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The Tufts Daily
Where you read it first | Monday, April 15, 2024

Being, and being seen as, trans

A brief analysis of the transgender experience and our perception in the Western psyche.

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There is something sacrilegious about being transgender. One sheds everything that is sacred about being woman or man: the sanctity behind living out the life blessed to one by the divine. The irony is that I write this as someone raised nonreligious. To this day, I don’t logically buy the stories of the Bible or the validity of its institutions. It’s debauched, then, that I have still chosen, either consciously or not, to impose a worldview of religious gender and sexuality on myself. But what is a logical acknowledgment does not belie the irrational recognitions we all have.

The religious dogma that’s infused in our society begets the trans person’s feeling of sin. This idea that the institutions — churches, mosques, the Papacy, Bible teaching — we laud could be pernicious and destructive is an uncomfortable reality for many people, but it is still a pragmatic truth that I believe we need to collectively grapple with. Admittedly, religion is not the basis of every trans person’s tumultuous relationship with their gender and sex. I speak only for myself. Still, this sense of invasion into the closed identity of our birth-given gender foil engenders a universal feeling of perversion I wish to specifically address.

But I do not mean to reaffirm to the world my perpetual struggle, and the tension of my perception of my sex that prevents me from functioning to some semblance of normalcy. I share the same concerns as other young women in university: classes, internships, unrelenting situationship issues. But the underbelly of my life, the moments when my mind isn’t occupied with the stresses of simply being a person in the world, is a constant negotiation with the most bestial, unmanageable part of my transness. What’s particularly draining is that I do not always have the time in the day to manage being a woman at this stage in my life while coping with the reality of my transness. This is because being trans is not simply a matter-of-fact identity that can exist neutrally within a person. It is by its very essence an internal struggle with self. All external forces aside, transness has a uniquely personal dimension to it that will continue to permeate one’s happiness and internal sense of emotional stability. My relationship with my gender won’t ever reach a level of banality, as one’s womanhood might within the right hypothetical where misogyny might cease to exist. I am in conflict against the very real internalized binaries of sex and gender within myself.

Beyond the internal struggle, there are many uncomfortable realities of being trans that are derived from our negotiations with the external world. Admittedly, this is not new analysis; the entirety of the reactionary Abrahamic world is hyper-aware of the vigilance at which the world views and criticizes our identities. This deduction derives from my own experience as a trans woman; I intimately understand how the world so critically perceives me and my body. But what still so many socially conscious, woke, cisgendered people continually misunderstand is the crux of the world’s opposition to transness. I challenge the idea that it is because we compose a jarring contradiction to manhood or womanhood that evokes a rational confusion or understandable fear. This easy conclusion to draw reconstructs the transphobe into a naive victim of the human reaction to strangeness and oddities, and also neglects the heart of the modern world’s fears: The Abrahamic-religious world is terrified by sex. The crux of cisgender disgust of our identities is — according to the psyche of Papacy-incited repulsion to sex — a confrontation with trans sexuality. There is nothing more retaliatory and antagonistic in any other human identity than our own. Indeed, we openly declare a rejection of and search for genitals and secondary sexual characteristics. I guess then there is something more pernicious behind transphobia as a fixture of the Judeo-Christian and Muslim world. To grapple with the transgender wave of the 21st century is to grapple with our discomfort with sexuality as vulgarity. These institutions have made sexuality latent in our minds, but transgender people have revolutionarily resurrected to the surface.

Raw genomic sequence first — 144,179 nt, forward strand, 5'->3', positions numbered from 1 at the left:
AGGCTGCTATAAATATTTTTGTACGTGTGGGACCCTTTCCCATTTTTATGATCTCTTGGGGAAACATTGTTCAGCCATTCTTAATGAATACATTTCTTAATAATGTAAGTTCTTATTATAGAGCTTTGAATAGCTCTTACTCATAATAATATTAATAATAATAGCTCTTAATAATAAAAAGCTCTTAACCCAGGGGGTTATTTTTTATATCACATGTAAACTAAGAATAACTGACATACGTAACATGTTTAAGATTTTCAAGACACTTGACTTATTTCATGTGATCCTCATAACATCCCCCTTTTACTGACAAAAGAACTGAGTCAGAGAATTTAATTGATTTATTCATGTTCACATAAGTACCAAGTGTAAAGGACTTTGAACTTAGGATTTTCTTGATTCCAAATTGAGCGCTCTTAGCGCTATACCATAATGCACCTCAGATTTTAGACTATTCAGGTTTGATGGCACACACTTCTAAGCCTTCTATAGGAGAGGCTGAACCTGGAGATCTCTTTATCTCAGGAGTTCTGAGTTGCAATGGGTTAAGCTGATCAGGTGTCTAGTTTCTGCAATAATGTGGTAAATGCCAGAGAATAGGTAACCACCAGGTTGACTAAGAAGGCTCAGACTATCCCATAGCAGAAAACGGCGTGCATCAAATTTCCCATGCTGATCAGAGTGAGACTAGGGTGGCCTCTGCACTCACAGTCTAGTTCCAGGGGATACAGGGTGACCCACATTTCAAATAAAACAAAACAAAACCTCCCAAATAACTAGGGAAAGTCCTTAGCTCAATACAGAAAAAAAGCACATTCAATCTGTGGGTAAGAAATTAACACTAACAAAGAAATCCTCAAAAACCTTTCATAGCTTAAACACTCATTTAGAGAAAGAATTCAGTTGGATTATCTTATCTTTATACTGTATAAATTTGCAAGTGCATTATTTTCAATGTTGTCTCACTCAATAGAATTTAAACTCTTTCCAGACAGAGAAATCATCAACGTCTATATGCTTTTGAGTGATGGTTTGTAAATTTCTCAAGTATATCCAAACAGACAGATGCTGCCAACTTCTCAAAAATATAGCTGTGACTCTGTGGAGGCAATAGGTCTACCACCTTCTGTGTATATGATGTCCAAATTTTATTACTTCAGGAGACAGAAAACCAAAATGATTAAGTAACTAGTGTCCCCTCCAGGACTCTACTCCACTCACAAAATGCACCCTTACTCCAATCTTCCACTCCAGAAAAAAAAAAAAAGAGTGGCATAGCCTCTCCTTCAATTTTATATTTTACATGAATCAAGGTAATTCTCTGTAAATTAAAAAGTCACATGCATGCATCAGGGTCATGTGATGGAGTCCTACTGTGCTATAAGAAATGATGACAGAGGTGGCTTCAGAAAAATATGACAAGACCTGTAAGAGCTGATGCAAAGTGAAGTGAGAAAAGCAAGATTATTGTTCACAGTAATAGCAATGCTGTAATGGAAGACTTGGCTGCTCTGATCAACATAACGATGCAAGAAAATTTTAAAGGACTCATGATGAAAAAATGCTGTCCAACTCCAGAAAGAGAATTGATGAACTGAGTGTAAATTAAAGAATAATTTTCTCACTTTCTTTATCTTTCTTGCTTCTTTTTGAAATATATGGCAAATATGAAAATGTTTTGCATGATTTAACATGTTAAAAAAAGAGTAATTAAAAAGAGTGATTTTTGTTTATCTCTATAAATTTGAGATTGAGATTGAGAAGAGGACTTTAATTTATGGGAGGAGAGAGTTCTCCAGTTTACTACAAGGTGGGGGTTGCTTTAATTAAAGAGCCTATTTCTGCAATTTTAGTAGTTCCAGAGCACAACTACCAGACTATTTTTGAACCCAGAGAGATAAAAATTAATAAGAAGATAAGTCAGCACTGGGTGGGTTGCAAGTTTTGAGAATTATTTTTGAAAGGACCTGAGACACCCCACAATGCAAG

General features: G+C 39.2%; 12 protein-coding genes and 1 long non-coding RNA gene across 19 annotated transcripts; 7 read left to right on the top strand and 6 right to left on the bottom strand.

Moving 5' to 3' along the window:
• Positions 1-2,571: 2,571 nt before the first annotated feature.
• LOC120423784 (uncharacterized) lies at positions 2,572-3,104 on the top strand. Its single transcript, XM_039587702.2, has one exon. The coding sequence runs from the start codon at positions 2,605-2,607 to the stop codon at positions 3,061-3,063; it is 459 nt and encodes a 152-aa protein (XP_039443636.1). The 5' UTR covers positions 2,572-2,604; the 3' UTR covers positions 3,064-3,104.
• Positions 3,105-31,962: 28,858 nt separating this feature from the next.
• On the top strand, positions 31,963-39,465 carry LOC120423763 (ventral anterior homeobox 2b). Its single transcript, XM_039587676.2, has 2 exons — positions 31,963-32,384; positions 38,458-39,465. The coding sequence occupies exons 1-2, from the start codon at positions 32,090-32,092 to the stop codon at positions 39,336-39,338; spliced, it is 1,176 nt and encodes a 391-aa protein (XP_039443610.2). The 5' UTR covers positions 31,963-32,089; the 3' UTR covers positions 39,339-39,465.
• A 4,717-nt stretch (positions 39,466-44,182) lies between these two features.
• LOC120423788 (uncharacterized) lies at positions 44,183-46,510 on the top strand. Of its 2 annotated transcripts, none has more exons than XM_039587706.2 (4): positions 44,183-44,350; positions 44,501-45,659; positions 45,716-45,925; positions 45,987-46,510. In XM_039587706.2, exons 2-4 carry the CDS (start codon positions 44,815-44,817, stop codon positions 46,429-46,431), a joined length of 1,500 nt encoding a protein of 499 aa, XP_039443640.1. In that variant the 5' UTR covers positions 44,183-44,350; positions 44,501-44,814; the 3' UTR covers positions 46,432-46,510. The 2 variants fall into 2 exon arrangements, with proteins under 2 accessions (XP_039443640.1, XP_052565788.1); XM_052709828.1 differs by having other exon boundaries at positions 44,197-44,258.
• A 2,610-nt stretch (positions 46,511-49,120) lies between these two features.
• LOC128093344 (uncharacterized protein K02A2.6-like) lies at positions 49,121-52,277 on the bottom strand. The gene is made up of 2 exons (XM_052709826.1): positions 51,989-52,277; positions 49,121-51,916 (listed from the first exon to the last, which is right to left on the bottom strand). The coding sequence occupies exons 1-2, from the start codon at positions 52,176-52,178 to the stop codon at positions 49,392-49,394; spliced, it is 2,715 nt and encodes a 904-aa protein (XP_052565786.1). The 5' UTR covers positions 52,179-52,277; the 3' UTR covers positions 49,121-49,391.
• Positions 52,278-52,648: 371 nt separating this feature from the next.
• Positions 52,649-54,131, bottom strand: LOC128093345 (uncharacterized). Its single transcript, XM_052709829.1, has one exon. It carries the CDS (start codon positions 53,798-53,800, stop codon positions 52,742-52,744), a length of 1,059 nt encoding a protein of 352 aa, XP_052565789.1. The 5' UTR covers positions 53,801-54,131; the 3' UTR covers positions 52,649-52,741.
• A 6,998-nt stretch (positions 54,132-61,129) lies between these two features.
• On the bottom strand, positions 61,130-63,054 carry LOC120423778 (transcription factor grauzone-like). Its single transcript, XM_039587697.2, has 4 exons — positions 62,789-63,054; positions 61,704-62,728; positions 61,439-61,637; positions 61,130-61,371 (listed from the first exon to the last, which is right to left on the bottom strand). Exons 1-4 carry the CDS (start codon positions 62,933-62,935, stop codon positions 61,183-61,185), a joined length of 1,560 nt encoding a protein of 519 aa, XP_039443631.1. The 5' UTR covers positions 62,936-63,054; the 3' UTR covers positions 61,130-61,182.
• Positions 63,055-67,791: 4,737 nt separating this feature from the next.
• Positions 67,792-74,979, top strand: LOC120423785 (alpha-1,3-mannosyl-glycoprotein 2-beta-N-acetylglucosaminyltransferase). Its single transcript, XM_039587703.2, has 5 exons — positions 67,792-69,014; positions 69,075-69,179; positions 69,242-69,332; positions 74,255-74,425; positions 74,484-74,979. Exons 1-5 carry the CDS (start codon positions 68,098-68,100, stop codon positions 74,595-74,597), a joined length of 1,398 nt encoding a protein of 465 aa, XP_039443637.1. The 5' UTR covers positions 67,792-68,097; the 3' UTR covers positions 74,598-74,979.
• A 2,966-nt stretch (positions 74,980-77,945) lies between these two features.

Unending scrutiny of sexuality is a uniquely trans experience. While many feminists might decry my analysis, there is a distinction between cisgender-female and trans sexualization: the breadth and intensity of our bodies’ surveillance. In the case of the sexualization of cis women, in my opinion, men at least have the capacity to occasionally grant women their rationality and understand that, surprisingly, women can exist independent of their feminine sexuality. Conversely, for trans women, we are never given the benefit of being people perceptive above our waistbelts. Our existence is rendered down as an act of sexual subversiveness.